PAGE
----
How the U.S. Can Help Cuba Protesters

People shout slogans against the government during protests against and in support of the government in Havana, Cuba, July 11, 2021. (Alexandre Meneghini/Reuters)

Whittaker Chambers wrote that every communist has “accepted the fact that Terror is an instrument of policy, right if the vision is right, justified by history, enjoined by the balance of forces in the social wars of this century.”

He also said that every communist has heard the screams brought about by their consequentialist modus operandi.

In Cuba since Sunday, those screams have been drowned out by the voices of brave men and women, tired of the Terror inflicted by the butchers who called themselves liberators — inspired to not just drown out the screams of their mothers, daughters, fathers, and sons, but to bring about their permanent end.

The protests spread spontaneously around the country. They were notably leaderless (most opposition leaders are in jail or in exile), nonviolent, and large. This sort of mass action in Cuba is unheard of, and clearly caught the government by surprise. The only thing remotely comparable were the Maleconazo demonstrations in 1994, although they were very localized in Havana and quickly put down (although tens of thousands of Cubans fled to the U.S. in rafts). The incredibly courageous Ladies in White, wives and female relatives of the jailed and disappeared, have constantly protested over the years, but they numbered in the dozens.

Predictably, the communist regime has tried to blame the United States for instigating the uprising, absurd propaganda that Secretary of State Anthony Blinken feebly dismissed as a “grievous mistake.”

A more common explanation in the press of the explosion of protests was that people were angry at the government’s COVID-19 response. That response has, indeed, been sorely lacking, given the dilapidated state of the country. But the demonstrations in the streets were about much more than that.

For more than 60 years, Cubans have been fleeing their beautiful island for the safety and opportunity of the United States because they have been deprived of them in their homeland. When Fidel Castro took power in 1959, he promised them prosperity, equality, and freedom. He gave them the opposite. The regime he founded has only ever presided over a stultifying command economy that has kept Cubans poor, all the while operating a brutal police state that murders or throws dissenters in prison. Castro and his cronies made out like bandits. At the time of his death in 2016, the dictator was estimated to be worth hundreds of millions of dollars.

The latest dictator, who took over from Fidel’s brother Raúl, President Miguel Díaz-Canel, has encouraged his supporters to confront the protesters in the streets and promised that he is “willing to resort to anything” to keep the “revolution” in power.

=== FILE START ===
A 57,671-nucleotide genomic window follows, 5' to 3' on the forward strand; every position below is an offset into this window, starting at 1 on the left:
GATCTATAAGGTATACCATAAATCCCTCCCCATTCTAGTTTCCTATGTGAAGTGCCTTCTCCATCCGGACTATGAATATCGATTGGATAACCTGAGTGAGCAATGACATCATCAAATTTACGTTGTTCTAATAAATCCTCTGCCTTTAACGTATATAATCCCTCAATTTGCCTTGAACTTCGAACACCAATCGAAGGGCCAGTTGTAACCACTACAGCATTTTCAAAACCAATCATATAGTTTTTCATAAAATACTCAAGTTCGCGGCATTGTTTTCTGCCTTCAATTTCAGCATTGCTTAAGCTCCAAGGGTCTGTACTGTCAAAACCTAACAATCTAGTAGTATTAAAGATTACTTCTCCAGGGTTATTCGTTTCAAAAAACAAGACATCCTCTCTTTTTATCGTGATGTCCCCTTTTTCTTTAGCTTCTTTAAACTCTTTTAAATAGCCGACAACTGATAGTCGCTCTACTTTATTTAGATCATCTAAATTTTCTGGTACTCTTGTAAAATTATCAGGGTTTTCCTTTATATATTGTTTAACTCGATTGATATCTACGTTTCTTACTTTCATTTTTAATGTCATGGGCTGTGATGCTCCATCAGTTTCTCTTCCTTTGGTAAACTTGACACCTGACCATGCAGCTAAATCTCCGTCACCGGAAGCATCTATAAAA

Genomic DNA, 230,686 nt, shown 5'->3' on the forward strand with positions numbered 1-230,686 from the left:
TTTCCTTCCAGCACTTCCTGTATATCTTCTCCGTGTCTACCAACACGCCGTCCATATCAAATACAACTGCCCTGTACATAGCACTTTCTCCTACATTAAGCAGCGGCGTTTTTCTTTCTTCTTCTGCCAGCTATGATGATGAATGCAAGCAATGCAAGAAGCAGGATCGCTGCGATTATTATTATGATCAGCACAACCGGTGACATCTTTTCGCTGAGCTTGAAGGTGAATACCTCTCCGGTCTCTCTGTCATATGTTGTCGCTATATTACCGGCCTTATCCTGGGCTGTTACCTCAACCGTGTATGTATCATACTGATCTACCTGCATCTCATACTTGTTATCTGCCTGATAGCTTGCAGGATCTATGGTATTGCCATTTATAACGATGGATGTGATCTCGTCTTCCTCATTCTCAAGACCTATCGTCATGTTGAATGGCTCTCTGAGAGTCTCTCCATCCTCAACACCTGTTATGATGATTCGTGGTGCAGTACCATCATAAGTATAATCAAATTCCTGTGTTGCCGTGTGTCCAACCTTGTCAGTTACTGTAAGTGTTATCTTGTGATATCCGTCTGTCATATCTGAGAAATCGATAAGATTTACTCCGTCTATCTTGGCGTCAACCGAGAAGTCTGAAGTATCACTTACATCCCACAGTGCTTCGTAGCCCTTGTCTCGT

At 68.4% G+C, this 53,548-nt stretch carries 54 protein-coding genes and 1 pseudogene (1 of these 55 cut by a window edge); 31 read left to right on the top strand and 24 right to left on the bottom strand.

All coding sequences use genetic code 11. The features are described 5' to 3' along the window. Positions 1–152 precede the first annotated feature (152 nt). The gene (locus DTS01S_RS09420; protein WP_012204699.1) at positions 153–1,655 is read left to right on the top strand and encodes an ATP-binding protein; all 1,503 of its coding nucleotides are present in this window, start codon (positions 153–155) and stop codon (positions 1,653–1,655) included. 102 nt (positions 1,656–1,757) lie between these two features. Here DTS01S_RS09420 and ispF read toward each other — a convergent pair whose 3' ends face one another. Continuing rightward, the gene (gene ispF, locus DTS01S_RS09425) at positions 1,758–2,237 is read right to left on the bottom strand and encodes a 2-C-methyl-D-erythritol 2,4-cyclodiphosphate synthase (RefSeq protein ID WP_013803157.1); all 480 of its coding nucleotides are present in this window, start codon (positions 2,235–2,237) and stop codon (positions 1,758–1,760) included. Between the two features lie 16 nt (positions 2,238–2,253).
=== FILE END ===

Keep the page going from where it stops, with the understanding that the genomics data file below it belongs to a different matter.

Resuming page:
It’s not idle talk. He has unleashed the so-called Black Berets of the interior ministry to beat people up and issued dog-whistle calls for security forces to take off their uniforms and pose as counter-protesters taking the fight to the anti-government demonstrators. The regime has an awful lot of informers and policemen, and no one should take its oppressive capacity lightly — suppressing dissent is its core competency.

What can we do? First, speak the truth.

To his credit, President Biden issued a statement on Monday hailing the “clarion call for freedom” by the protesters and calling on “the Cuban regime to hear their people and serve their needs at this vital moment.” That’s a fine sentiment, although it’d be even better if Biden acknowledged the simple truth that this communist government — like any of its kind — can never represent or provide for its people.

There are more substantive action items to explore as well. The protests spread so quickly because word about them got around instantly on the Internet. Predictably the government has shut down Internet access. Willing companies operating in Cuba should be, if at all possible, enlisted to work toward circumventing this shutdown, and the U.S. should boost the broadcast power of Radio Marti.

We should keep up the diplomatic pressure. The administration should instruct its representatives at the United Nations to make raising the regime’s human-rights violations a priority there. It should make clear that Cuba will remain a State Department–designated state sponsor of terrorism for as long as the Communist Party remains in power, and that even further lifting of sanctions — an Obama-era initiative that only served the interests of the regime — is completely off the table.

In response to the coming crackdown, we should reduce both U.S. and Cuban Embassies to the chargé d’affaires level, and reduce the range of activities of Cuban diplomats in Washington and New York to 25 miles (the U.N. Embassy is a nest of spies, and there’s no reason to allow Cuban diplomats to travel the country giving anti-U.S. speeches at universities).

The protests are the first significant sign that the 60-year pall of fear in Cuba is beginning to lift. Now, it is the mafia in charge of the country that has to be afraid. They will surely do their worst to re-establish control. Let them know the world is watching and we know — and will do everything reasonable in our power to support — the rightful rulers of Cuba, its people. Cuba libre.


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